Hong Kong announced Sunday (Mar 27) it will halve the period for which it suspends international flights that bring in passengers infected with Covid-19, as the aviation industry increasingly voices alarm over the continued difficulty of operating in the city.
Once a global logistics and transportation hub, Hong Kong has imposed some of the world's harshest travel restrictions under its zero-Covid policy.
One of these measures is the city's "route-specific suspension mechanism", which previously banned an airline from flying a particular route for 14 days if three or more infections were found among a flight's passengers.
In the early hours of Sunday, the government announced the suspension period would be shortened from 14 days to a week, beginning Apr 1.
Airlines have been lobbying for its complete removal, but Hong Kong leader Carrie Lam said there was "no room for major relaxation" as preventing imported infections remained "a fundamental pillar of Hong Kong's anti-epidemic policy".
Last Monday, Hong Kong took its first step in easing travel restrictions as the city moves past the peak of its deadliest virus wave, saying it would lift a flight ban from nine countries from April.
But its pace of reopening still lags behind regional counterparts – especially rival financial hub Singapore, which said last Thursday it will lift restrictions on all vaccinated travellers this week.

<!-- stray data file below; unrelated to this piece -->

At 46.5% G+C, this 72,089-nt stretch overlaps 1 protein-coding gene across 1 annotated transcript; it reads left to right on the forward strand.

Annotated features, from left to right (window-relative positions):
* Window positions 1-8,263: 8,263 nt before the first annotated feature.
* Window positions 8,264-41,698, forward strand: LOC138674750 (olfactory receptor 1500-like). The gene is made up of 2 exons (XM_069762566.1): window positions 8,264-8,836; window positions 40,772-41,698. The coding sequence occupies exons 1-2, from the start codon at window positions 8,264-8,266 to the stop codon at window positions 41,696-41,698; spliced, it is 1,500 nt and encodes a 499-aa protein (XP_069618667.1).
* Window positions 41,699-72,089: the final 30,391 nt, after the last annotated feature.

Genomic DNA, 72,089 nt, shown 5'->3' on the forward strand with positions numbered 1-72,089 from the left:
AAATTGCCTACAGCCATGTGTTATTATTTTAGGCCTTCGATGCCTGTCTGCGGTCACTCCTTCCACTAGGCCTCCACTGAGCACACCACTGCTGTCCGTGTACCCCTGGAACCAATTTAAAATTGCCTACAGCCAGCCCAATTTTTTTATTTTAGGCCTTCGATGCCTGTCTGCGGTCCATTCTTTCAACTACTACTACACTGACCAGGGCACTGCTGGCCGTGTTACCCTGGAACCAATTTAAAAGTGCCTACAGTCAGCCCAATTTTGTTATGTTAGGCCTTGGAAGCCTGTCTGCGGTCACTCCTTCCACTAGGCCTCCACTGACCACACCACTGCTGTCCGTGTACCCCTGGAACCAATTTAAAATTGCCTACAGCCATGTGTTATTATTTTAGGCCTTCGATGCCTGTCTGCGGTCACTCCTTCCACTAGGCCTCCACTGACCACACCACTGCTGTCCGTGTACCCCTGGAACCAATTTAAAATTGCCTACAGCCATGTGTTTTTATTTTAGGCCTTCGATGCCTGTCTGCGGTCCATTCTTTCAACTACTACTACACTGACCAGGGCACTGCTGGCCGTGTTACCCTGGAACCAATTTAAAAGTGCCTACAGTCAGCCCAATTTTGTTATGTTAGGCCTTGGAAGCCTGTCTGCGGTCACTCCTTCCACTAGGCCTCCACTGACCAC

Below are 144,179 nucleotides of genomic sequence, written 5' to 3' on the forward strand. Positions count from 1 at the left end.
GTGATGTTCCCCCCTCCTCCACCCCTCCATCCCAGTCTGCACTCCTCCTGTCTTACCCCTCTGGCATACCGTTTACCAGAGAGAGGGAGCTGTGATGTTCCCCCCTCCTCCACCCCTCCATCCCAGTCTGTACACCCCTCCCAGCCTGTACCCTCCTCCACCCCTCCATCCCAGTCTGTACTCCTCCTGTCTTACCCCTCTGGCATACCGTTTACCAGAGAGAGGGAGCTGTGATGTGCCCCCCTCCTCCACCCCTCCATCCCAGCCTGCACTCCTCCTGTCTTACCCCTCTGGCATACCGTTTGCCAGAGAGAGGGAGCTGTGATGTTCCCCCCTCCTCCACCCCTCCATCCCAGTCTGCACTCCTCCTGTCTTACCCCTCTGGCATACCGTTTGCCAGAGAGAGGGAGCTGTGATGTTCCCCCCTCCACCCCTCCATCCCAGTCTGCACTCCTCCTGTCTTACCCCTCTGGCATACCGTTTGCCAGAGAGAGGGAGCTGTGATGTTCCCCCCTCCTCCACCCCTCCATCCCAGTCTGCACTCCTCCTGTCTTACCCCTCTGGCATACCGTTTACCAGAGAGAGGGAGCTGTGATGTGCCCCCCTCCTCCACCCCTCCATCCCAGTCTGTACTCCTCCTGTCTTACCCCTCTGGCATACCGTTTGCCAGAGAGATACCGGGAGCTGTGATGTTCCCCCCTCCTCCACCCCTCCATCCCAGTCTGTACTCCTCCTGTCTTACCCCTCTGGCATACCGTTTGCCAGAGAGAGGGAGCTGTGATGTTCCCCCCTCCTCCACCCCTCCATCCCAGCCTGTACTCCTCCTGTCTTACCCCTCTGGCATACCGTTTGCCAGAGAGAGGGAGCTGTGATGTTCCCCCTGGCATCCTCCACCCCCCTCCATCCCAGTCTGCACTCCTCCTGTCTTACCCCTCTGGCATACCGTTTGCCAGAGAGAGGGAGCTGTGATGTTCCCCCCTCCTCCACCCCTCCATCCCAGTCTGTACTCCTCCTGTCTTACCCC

Last week, Bloomberg reported that 11 airlines and logistics giants had sent a letter calling for the removal of Covid-19 testing requirements for flight crews before take-off and on arrival.
"We seek a return to normal flight operations in Hong Kong, in which the city can once again serve as an aviation hub," they were quoted as saying.
But at Sunday's press conference, Lam said the government "will never be able to meet the aspirations and needs of the aviation industry".
"We are in a public health emergency, so every business has to make sacrifices... so I hope and I make an appeal that airlines will also understand."
Lam again refused to draw a detailed roadmap for the city to fully emerge from the health crisis, saying policies had to be adjusted from time to time as the situation developed.
A special committee to review her administration's handling of the epidemic "will be carefully handled by the next government as I believe", Lam said.
A 1,500-person elite committee is set to select the city's next leader on May 8 and Lam has not announced her plans to run for a new term or to retire.